So that makes some sense. Let's identify where there are real bottlenecks and prioritize investment there, though I am not sure why the government and not rail lines and truckers can't make their own investments in better intermodal facilities.

And as I have done before, I will note that carriers and shippers have to be careful in what they wish for. The money for infrastructure improvements has to come from somewhere, and in the end that will be shippers and regular drivers, through gas taxes, tolls and maybe soon things like vehicle mileage taxes.

There has to be a diminishing curve in terms of benefits to those higher costs, as shown in the simple graphic below.

 

Source: SCDigest

I don't know where that intersection point is, but it's out there.

My take in the end: we have some issues, like everyone else, but much of the rhetoric is overblown. The industry should identify the real bottlenecks in some kind of rank order. The US inland waterway system does need a lot of investment, but if we build it will anyone really come? The railroads seem to be taking care of themselves. Congestion in US cities, like everywhere else, is a real problem, but if it is fixed at all it will likely be through congestion taxes, requiring deliveries at night, innovative distribution approaches, etc., not more infrastructure. And D is far too low a grade.


What is your perspective on US logistics infrastructure? Good, terrible, or in-between? Where do you think the investments priorities should be? Let us know your thoughts at the Feedback button (email) or section (web form) below.

 
 
     

Recent Feedback

Before I switched careers, into the supply chain management field, I worked in transportation / infrastructure public policy.  I know our infrastructure is in dire need of investment.  The most promising idea I heard came in the form of Public-Private Partnerships (P3's).  The Brookings Institute has done great research on the issue.
 
Public funding is NOT sufficient to fix the problem.  Private investment - that is structured to give investors a reasonable return on their investment (see the Chicago Skyway as a great example of a successful P3), alongside private funding and guidance - is the answer, IMO.  In May, IL Senators Kirk (R) and Durbin (D), introduced legislation for P3's to repair locks and dams.  In recent years, the IL legislature also passed legislation ALLOWING P3's to occur in our state.
 
The biggest roadblocks to P3's are, however, public opinion (they hear "privatizing the tollway" and they panic), and deals that are structured the right way (the worst P3 example is the Chicago parking meters - that money was supposed to be tied to public transit pilots to secure matching federal funding, and the politicians blew that opportunity, and sold off all of their rights to parking funding for 75 years - total disaster).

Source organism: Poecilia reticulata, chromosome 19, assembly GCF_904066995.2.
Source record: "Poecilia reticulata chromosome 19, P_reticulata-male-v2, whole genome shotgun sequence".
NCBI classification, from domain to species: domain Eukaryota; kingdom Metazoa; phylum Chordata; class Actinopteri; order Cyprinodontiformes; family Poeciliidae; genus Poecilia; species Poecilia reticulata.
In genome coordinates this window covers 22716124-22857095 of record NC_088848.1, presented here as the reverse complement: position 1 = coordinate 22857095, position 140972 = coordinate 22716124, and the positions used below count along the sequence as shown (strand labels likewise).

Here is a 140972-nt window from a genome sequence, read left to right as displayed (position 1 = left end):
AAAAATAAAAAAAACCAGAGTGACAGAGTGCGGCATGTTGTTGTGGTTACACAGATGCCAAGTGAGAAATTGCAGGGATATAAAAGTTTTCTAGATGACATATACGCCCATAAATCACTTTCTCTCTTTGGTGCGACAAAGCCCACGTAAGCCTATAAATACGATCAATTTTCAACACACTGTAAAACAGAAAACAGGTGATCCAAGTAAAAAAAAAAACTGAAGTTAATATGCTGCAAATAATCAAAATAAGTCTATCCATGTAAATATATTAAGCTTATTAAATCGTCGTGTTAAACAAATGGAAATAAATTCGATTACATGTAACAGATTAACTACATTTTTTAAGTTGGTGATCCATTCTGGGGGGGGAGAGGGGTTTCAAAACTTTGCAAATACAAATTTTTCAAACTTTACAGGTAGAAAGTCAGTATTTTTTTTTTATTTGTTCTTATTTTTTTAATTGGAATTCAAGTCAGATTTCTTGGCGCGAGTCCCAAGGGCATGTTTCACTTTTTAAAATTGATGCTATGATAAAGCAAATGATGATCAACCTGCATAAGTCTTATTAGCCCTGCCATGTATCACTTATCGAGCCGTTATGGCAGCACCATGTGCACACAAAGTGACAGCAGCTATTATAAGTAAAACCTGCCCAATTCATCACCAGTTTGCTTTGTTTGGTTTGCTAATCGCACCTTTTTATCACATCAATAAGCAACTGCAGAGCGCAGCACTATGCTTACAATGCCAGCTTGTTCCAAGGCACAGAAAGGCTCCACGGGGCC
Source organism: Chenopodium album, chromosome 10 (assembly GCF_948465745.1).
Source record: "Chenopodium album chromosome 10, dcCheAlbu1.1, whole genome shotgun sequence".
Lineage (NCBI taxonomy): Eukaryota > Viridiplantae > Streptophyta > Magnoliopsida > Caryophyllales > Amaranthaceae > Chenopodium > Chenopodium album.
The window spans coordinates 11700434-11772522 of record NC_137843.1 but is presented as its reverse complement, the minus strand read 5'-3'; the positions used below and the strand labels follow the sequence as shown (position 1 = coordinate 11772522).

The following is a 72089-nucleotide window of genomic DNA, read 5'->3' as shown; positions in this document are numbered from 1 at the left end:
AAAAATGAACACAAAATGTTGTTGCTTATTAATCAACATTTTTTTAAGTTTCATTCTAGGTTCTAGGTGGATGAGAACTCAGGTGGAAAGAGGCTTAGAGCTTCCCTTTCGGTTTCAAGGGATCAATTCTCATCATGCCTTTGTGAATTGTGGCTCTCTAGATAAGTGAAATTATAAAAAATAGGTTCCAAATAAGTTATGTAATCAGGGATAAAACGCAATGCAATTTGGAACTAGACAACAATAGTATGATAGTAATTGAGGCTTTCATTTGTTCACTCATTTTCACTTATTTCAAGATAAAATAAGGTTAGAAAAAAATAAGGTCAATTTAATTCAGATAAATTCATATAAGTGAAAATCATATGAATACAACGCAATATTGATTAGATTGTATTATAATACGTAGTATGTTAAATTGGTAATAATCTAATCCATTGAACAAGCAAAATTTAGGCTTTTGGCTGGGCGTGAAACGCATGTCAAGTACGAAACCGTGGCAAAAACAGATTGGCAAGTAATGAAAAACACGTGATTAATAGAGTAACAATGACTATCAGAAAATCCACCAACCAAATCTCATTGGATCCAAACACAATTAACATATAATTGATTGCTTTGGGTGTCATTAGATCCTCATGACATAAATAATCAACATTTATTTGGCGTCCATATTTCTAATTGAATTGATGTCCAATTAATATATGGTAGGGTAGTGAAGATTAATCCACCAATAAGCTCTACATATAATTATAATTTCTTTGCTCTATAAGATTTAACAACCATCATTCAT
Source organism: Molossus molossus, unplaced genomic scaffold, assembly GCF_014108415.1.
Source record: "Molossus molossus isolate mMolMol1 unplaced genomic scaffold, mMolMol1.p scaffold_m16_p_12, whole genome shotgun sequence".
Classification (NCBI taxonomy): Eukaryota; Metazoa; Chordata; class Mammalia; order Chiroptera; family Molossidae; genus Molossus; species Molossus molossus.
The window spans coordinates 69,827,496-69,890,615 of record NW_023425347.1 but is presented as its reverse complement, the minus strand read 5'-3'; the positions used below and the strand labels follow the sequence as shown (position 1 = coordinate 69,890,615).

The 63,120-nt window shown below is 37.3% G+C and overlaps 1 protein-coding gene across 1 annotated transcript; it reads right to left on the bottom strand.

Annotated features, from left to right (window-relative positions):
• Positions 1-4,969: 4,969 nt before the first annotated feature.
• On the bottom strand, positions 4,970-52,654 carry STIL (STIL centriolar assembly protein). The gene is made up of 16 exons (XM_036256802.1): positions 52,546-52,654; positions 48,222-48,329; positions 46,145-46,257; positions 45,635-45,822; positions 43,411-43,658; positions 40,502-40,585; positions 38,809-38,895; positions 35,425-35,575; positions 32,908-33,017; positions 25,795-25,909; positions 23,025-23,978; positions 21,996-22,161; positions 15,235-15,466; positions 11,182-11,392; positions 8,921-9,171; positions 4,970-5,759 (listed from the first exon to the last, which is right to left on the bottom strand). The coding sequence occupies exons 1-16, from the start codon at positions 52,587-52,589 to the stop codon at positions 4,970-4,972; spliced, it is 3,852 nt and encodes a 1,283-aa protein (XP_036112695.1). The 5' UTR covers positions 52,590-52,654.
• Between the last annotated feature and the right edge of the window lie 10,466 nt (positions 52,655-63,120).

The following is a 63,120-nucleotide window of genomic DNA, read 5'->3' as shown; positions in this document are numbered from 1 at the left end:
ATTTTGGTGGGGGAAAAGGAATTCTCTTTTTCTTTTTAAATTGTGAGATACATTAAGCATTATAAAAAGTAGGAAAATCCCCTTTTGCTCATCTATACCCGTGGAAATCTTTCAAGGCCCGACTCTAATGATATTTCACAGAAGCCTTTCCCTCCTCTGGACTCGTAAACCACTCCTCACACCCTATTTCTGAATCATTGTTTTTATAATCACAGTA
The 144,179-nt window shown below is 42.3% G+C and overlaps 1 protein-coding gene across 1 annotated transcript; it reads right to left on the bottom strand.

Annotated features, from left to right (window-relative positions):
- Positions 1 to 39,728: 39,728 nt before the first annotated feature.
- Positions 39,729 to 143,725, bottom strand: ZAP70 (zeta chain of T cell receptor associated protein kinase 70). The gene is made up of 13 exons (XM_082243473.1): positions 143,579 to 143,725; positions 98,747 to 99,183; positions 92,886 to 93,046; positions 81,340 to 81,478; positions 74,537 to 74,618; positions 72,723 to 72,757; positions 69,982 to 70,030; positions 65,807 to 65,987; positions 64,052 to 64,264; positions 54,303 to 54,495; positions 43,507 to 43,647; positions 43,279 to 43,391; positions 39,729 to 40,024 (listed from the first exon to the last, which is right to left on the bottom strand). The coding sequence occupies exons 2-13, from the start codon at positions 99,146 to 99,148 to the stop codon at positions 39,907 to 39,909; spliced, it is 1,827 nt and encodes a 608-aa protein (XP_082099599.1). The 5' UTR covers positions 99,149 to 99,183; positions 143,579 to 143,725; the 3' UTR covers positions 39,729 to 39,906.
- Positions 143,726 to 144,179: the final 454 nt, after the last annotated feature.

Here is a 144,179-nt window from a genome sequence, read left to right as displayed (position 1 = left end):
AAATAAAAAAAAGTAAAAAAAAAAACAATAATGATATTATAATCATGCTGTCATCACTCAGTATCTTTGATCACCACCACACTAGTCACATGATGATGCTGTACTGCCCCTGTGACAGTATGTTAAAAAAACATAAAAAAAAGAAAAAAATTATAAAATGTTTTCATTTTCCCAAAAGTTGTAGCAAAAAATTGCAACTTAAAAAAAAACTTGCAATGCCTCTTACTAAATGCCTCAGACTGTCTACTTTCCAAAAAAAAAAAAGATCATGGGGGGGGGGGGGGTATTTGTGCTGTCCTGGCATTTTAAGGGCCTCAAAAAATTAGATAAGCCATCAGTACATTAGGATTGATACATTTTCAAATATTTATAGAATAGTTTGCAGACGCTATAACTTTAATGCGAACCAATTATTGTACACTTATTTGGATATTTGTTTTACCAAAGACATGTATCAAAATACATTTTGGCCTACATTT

I know that programs like CREATE (to address rail congestion in the Chicago region) are critical to the future of the supply chain industry. I am VERY surprised that there isn't a single track at CSCMP's conference to discuss policy issues such as this.  I was told, when informational interviewing in SC - that no one in SC has time to think this way.  They need to get a load where it needs to go today, regardless. 
 
But the future of the industry depends on our infrastructure.  Meanwhile, Congress can't seem to pass a Federal Transportation Bill to save itself...
 
Thanks for bringing the issue to light - would love hear more about the responses you get.


Kirsten Powers
Director
DSC Logistics
Jun, 13 2013

I believe the overall condition is poor to fair. Much of the interstate network was designed in the 1950’s for a much lighter traffic flow. This has resulted not only in increased congestion, but also increased wear and tear.

My solution? Suspend however many billions in foreign aid to address the crumbling infrastructure domestically. We should not be building roads in Afghanistan when we can’t even maintain them in Alabama. That won’t add up to $3.6 trillion but would be a huge step in the right direction. The United States will not be in a position to influence the rest of the world in a positive fashion if we continue to ignore these issues at home.


Mark Wilder
Distribution Manager
T. Marzetti Company
Jun, 13 2013

Great insights!


Mike Regan
President
TranzAct Technologies
Jun, 13 2013

I think Dan is generally spot on here. While US infrastructure good certainly use some improvement, the rhetoric around how bad it is far exceeds the reality.

The point about the benefits versus the costs is a great one. Many in the logistics industry seem to want improvements on the cheap,  meaning someone else carries the financial load. Would shippers really want a tremendous increase in the diesel tax to fund road improvements? That would be an interesting vote.

I also agree that the answer to urban congestion is likely not more roads, here and in other parts of the globe. Collaborative transportation, evening deliveries and other strategies are more likely to somewhat mitigate the problem.



Corey Hannah
Direct Level
Consumer Goods Company
Jun, 13 2013